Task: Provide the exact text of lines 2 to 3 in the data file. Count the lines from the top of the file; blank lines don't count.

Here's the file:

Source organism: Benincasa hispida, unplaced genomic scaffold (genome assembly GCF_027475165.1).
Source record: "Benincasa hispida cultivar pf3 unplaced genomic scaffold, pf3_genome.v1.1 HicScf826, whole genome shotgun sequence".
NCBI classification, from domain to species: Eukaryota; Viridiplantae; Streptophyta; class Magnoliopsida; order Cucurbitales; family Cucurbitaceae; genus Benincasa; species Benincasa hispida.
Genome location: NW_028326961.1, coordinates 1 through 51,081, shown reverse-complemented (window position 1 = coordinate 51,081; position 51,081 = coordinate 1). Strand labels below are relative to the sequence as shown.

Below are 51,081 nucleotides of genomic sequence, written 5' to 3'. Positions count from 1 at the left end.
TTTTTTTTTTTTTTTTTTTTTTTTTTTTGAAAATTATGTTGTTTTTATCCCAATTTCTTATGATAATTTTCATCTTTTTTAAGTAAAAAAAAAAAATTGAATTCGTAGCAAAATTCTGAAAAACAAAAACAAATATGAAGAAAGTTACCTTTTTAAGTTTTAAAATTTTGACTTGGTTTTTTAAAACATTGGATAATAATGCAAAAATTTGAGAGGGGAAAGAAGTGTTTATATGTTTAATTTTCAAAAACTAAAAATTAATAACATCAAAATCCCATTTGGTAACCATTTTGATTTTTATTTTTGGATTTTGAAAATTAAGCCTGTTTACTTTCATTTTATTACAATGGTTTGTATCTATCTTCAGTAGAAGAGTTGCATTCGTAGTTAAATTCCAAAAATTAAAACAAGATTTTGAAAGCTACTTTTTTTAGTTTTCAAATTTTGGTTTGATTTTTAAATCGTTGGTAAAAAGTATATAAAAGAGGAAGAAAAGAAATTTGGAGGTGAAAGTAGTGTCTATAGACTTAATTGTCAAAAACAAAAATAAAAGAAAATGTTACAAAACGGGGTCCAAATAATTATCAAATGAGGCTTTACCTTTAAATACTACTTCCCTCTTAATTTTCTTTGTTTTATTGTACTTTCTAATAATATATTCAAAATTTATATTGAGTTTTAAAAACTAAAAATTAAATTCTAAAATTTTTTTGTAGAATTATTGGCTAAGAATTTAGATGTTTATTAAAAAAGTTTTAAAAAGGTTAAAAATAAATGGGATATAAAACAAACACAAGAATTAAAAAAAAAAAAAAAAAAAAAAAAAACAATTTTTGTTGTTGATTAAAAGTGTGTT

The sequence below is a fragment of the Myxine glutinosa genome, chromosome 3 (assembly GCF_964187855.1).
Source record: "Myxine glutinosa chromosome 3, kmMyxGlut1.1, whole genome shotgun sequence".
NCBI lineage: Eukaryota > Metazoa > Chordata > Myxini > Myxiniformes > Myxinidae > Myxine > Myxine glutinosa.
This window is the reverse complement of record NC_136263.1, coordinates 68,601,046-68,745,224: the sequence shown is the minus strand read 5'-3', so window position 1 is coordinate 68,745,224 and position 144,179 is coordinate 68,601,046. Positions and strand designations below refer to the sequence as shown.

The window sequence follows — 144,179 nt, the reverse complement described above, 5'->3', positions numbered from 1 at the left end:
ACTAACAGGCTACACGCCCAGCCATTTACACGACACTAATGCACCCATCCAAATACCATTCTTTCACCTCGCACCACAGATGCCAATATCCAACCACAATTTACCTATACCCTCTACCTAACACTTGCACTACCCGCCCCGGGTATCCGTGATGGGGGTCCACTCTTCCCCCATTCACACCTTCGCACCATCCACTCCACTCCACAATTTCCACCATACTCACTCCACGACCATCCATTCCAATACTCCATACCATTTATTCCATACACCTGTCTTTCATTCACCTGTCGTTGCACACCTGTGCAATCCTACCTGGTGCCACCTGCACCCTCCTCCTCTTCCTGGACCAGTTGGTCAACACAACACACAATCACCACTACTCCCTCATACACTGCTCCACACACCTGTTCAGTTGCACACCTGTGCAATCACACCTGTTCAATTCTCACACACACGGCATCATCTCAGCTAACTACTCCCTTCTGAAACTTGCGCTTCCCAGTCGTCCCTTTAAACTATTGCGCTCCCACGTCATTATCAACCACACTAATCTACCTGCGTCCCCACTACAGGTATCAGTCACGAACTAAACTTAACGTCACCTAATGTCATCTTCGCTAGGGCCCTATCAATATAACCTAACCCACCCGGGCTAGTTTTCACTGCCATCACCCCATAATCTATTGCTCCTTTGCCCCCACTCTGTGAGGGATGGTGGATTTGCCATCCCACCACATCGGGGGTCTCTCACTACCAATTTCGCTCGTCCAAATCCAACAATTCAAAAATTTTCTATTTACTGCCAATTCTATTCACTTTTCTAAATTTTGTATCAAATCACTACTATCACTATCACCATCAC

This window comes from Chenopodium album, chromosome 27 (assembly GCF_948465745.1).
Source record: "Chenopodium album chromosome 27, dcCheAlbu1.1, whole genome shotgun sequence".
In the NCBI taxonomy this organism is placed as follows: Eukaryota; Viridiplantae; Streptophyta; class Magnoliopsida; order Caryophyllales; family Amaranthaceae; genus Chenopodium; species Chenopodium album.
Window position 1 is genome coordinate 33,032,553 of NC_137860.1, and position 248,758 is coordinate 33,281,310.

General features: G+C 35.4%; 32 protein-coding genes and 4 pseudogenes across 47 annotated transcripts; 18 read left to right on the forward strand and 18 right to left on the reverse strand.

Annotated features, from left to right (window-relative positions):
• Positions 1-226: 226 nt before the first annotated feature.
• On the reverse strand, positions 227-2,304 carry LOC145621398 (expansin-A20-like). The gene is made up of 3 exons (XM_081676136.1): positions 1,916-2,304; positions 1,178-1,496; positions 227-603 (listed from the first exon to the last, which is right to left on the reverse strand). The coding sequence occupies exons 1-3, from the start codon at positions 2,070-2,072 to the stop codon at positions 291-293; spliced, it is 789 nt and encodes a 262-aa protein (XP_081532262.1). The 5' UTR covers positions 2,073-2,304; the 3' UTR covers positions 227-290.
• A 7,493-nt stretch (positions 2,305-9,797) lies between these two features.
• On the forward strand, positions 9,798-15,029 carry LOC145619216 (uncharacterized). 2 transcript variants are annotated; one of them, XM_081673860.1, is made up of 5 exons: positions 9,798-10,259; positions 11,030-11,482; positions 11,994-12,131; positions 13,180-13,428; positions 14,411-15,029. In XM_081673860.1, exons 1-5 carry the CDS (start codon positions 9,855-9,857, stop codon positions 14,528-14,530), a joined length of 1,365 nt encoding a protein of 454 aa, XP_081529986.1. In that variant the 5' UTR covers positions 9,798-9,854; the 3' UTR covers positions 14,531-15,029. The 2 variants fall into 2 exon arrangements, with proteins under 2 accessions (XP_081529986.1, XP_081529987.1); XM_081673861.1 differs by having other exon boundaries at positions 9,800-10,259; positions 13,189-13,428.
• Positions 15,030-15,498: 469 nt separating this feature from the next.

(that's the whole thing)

Source record: "Benincasa hispida cultivar pf3 unplaced genomic scaffold, pf3_genome.v1.1 HicScf826, whole genome shotgun sequence".
NCBI classification, from domain to species: Eukaryota; Viridiplantae; Streptophyta; class Magnoliopsida; order Cucurbitales; family Cucurbitaceae; genus Benincasa; species Benincasa hispida.